By Barbara Powell
Citgo Petroleum Corp.’s only crude unit at its refinery in Lemont, Illinois, is listing and initial assessments indicate it may have sustained extensive damage in a fire Oct. 23, said two people familiar with plant operations.
The fluid catalytic cracker and one side of the coker are shut, said the people, who asked not to be identified because the information isn’t public. The alkylation unit is operating while output at other downstream units, including hydrotreaters, is reduced, they said. The refinery provides gasoline and diesel to Chicago and the upper Midwest.
“The Lemont refinery is a significant supplier of both gasoline and diesel fuel into the Chicago market,” said Andy Lipow, president of Lipow Oil Associates LLC in Houston. “A lengthy shutdown would require supplies being made up by Gulf Coast refineries.”
The crude unit, whose capacity matches that of the 170,500- barrel-a-day refinery, is visibly leaning, the people said. The Oct. 23 fire occurred while a malfunctioning pump was being replaced, the people said. A report filed with the National Response Center dated Oct. 24 said there was a spill of vacuum tar bottom, a raw material used in making bitumen.
Gasoline futures jumped 1.5 percent yesterday from a 16- month low on the New York Mercantile Exchange. Chicago wholesale gasoline gained the most in two months. The company’s website said Lemont processes mostly crude from Canada. Canadian heavy crude yesterday weakened to its widest discount to the U.S. benchmark in almost three weeks.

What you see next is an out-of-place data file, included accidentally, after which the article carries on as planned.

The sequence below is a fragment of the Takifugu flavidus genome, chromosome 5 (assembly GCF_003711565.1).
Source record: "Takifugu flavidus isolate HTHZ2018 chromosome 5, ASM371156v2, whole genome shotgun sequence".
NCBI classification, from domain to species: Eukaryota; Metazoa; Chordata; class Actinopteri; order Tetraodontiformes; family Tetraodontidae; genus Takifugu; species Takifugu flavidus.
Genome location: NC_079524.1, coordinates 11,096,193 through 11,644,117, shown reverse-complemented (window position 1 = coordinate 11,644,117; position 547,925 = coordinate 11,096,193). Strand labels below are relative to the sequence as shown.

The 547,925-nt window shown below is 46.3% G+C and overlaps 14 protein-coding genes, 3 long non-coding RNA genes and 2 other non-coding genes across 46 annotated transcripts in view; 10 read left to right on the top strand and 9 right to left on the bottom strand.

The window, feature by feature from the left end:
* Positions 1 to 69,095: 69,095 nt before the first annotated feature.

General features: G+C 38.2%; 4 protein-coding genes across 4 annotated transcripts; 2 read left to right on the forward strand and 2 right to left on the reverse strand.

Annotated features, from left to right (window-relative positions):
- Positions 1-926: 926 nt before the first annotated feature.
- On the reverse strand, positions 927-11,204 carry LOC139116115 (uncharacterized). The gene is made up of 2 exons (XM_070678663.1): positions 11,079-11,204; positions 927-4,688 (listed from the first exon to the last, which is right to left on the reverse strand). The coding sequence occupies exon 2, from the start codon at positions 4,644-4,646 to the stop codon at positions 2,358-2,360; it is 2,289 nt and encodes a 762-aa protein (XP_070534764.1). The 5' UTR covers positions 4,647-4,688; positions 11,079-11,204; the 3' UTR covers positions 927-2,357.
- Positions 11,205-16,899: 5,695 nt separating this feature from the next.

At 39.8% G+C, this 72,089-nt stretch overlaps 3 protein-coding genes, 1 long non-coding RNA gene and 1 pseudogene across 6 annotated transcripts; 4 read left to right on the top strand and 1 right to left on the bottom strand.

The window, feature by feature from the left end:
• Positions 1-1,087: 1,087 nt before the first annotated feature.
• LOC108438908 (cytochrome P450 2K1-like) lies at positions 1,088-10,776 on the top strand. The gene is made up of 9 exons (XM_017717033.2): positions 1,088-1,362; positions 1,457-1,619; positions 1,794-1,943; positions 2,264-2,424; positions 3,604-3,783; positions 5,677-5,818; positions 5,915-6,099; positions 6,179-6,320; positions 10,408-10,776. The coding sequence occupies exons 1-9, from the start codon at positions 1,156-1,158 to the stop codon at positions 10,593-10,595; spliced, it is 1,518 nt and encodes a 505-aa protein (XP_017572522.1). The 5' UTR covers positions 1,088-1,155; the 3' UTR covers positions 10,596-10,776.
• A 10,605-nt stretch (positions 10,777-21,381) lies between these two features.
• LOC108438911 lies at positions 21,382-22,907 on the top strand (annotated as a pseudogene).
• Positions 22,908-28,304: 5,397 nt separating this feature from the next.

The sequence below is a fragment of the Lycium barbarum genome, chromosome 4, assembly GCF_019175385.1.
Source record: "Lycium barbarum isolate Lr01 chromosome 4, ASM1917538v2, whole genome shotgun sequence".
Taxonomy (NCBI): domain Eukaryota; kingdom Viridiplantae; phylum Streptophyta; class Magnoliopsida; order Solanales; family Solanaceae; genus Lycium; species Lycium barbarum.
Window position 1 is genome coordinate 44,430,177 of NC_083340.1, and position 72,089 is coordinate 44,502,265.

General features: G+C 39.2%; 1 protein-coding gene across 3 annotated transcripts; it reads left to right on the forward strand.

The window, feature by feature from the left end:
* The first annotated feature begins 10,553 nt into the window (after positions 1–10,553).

Western Canadian Select traded at a $33.50 discount against West Texas Intermediate, compared with a $31.75 discount Oct. 23, according to data from Calgary oil broker Net Energy Inc.
“Given it processes a significant amount of heavy Canadian crude, a lengthy outage would depress prices across Canada as inventories build and producers seek alternative outlets,” Lipow said.
The crude unit was damaged in another fire in August 2001. The refinery was subsequently shut until June 2002. The U.S. Environmental Protection Agency temporarily relaxed clean-air standards for gasoline supplied by Lemont to help Citgo supply fuel to its distributors. The waiver allowed Lemont to blend feedstocks from other area refineries.
Fernando Garay, a spokesman for Citgo in Houston, said yesterday in an e-mail that refinery operations have been “significantly reduced” while some downstream units were operating. He said the company didn’t have a schedule for when the crude unit would be operational. He has not issued an update today and did not immediately respond to an e-mail seeking comment on refinery operations.
Conventional gasoline to be blended with ethanol, or CBOB, in Chicago traded at a 13.5 cent discount to New York futures as of 2:42 p.m. New York time today, narrowing from a 24.5-cent discount two days ago, according to data compiled by Bloomberg. Ultra-low sulfur diesel traded at a 6.75 cent discount, compared with a discount of 9.5 cents on Oct. 23.
Inventories of gasoline in the Midwest rose 0.5 percent last week to 49.7 million barrels, 0.3 percent above the five- year average, according to Energy Information Administration. Supplies in the Gulf Coast were at a five-month low.
Citgo is the Houston-based unit of Petroleos de Venezuela SA, Venezuela’s state-owned oil company.